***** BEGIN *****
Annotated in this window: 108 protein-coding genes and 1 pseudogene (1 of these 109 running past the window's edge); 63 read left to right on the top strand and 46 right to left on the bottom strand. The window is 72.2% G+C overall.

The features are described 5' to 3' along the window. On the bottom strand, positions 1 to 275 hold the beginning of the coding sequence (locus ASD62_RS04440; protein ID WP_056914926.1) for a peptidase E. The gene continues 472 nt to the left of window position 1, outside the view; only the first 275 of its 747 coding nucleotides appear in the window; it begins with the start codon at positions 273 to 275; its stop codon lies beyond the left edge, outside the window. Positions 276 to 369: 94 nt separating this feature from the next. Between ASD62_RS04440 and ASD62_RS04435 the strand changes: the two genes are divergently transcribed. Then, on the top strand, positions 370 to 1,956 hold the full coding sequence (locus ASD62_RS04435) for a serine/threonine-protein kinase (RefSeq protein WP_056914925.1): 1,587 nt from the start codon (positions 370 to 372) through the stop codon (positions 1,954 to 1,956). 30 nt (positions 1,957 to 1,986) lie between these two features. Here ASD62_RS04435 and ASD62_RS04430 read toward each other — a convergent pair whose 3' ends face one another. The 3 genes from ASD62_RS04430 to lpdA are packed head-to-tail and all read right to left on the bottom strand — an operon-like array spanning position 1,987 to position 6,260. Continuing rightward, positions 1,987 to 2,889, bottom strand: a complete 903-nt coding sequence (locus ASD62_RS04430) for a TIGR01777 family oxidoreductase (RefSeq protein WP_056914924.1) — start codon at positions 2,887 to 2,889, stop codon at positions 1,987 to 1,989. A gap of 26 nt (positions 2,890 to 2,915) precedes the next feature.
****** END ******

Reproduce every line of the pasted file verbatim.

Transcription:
Annotated in this window: 108 protein-coding genes and 1 pseudogene (1 of these 109 running past the window's edge); 63 read left to right on the top strand and 46 right to left on the bottom strand. The window is 72.2% G+C overall.

The features are described 5' to 3' along the window. On the bottom strand, positions 1 to 275 hold the beginning of the coding sequence (locus ASD62_RS04440; protein ID WP_056914926.1) for a peptidase E. The gene continues 472 nt to the left of window position 1, outside the view; only the first 275 of its 747 coding nucleotides appear in the window; it begins with the start codon at positions 273 to 275; its stop codon lies beyond the left edge, outside the window. Positions 276 to 369: 94 nt separating this feature from the next. Between ASD62_RS04440 and ASD62_RS04435 the strand changes: the two genes are divergently transcribed. Then, on the top strand, positions 370 to 1,956 hold the full coding sequence (locus ASD62_RS04435) for a serine/threonine-protein kinase (RefSeq protein WP_056914925.1): 1,587 nt from the start codon (positions 370 to 372) through the stop codon (positions 1,954 to 1,956). 30 nt (positions 1,957 to 1,986) lie between these two features. Here ASD62_RS04435 and ASD62_RS04430 read toward each other — a convergent pair whose 3' ends face one another. The 3 genes from ASD62_RS04430 to lpdA are packed head-to-tail and all read right to left on the bottom strand — an operon-like array spanning position 1,987 to position 6,260. Continuing rightward, positions 1,987 to 2,889, bottom strand: a complete 903-nt coding sequence (locus ASD62_RS04430) for a TIGR01777 family oxidoreductase (RefSeq protein WP_056914924.1) — start codon at positions 2,887 to 2,889, stop codon at positions 1,987 to 1,989. A gap of 26 nt (positions 2,890 to 2,915) precedes the next feature.